Symphony of Oak Park and River Forest, soloists, and choirs make a mighty sound with Mahler’s “Symphony of a Thousand”

Tue Apr 20, 2010 at 3:38 pm

By Lawrence A. Johnson

Jay Friedman led the Symphony of Oak Park and River Forest in Mahler’s “Symphony of a Thousand” Monday night at Symphony Center.

Just by definition, any performance of Mahler’s Symphony No. 8 is going to be an event. The large orchestra and massive choral forces called for, the scale and sheer sonic impact of the 80-minute symphony guarantee that.

So, it’s heartening that in an era of economic scarcity, with most arts groups and music organizations pulling back on expensive projects, a suburban orchestra like the Symphony of Oak Park and River Forest would even attempt Mahler’s colossus. Yet Monday night at a surprisingly full Symphony Center,  the suburban ensemble, soloists and choirs pulled off a respectable, often excellent performance led by music director Jay Friedman.

Of course, even a top community orchestra can’t approach the level of polish, virtuosity and execution one routinely hears from the CSO on the same stage and there were some chaotic moments, ill wind tuning and raw edges, to be sure.

What was striking, however, was how much of the grandeur, excitement and beauty of this extraordinary work was communicated, and indeed, came through with great force and eloquence. From the bracing opening organ blast and choral explosion of Veni creator spiritus, we were  launched on our way.

While the big climaxes had ample power and robust sonorous impact, what was striking in Monday’s performance was the delicacy and lyric beauty of the quieter moments. Friedman, principal trombone of the CSO, is a very fine conductor and the strings led by concertmaster Charles Pikler, (the CSO’s principal viola) contributed some refined and luminous playing in Part Two, with the mystery and foreboding of the orchestral introduction especially well done.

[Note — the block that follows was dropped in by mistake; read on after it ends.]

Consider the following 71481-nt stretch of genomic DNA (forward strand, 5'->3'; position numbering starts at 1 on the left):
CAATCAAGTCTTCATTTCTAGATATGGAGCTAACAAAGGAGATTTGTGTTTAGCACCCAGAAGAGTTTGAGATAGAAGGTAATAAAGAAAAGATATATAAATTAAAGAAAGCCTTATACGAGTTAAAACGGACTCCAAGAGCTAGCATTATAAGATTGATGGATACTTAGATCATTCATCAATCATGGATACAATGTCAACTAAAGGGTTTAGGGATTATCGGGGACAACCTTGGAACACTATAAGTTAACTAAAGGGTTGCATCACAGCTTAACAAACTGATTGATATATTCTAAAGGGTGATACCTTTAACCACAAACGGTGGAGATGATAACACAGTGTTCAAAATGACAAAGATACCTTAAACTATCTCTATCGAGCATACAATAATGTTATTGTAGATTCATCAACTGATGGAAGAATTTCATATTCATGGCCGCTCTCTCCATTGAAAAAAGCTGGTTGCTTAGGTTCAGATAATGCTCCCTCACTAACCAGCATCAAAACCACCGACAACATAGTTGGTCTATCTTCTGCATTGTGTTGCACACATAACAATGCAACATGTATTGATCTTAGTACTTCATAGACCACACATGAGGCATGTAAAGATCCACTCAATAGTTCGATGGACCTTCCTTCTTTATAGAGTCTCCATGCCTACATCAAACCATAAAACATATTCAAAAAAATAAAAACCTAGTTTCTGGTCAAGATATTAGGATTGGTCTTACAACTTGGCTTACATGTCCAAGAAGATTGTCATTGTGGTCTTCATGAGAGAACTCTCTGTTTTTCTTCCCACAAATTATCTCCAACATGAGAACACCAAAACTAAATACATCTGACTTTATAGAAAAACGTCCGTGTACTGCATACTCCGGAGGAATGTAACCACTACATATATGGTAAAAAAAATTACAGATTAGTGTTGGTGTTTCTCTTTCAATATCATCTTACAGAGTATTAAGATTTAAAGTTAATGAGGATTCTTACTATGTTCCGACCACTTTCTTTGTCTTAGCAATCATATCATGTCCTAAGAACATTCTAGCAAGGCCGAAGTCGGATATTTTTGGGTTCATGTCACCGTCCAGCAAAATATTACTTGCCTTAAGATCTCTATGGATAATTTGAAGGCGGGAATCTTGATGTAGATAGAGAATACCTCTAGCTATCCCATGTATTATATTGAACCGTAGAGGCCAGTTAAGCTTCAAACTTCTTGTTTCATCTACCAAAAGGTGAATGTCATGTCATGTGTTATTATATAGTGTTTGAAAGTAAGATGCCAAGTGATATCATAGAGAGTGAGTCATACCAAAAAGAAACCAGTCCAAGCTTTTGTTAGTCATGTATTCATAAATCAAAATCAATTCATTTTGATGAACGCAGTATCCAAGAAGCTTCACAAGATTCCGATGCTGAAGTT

The soloists were a mixed lot. Kurt Hansen is an experienced Mahlerian but often had to push his lyric tenor to meet the part’s dramatic demands. Baritone Douglas Anderson and bass Peter van de Graaff likewise sounded underpowered, often failing to project over the orchestra.

The female soloists fared better. The finest singing of the evening came from mezzo Tracy Watson (Maria Aegypticus) who sang with a poised purity and touching eloquence. Soprano Nancy Pifer brought an almost physical if at times unsteady intensity to her assignments. Deborah Guscott contributed a contralto-like richness to Mulier Samaritana and Marcy Stonikas brought tonal security and affecting expression to Gretchen’s climactic lines. Elizabeth Norman was a radiant if initially tremulous Mater Gloriosa.

The combined choral forces sang with surprising cohesion and clarity, rising to the majestic challenges of Part Two with aplomb. Kudos to Friedman, the orchestra’s management and all involved for their can-do spirit in not only attempting to scale Mahler’s massive symphony but doing so successfully.

Posted in Performances

2 Responses to “Symphony of Oak Park and River Forest, soloists, and choirs make a mighty sound with Mahler’s “Symphony of a Thousand””

  1. Posted Apr 24, 2010 at 9:57 am by Erin McNeely

    Congratulations on such an impressive project!

  2. Posted Jun 19, 2010 at 3:48 pm by Maureen Baldwin

    This symphony has so many talented musicians – they and the music they play add to the rich cultural opportunities that are available in Oak Park/ River Forest.

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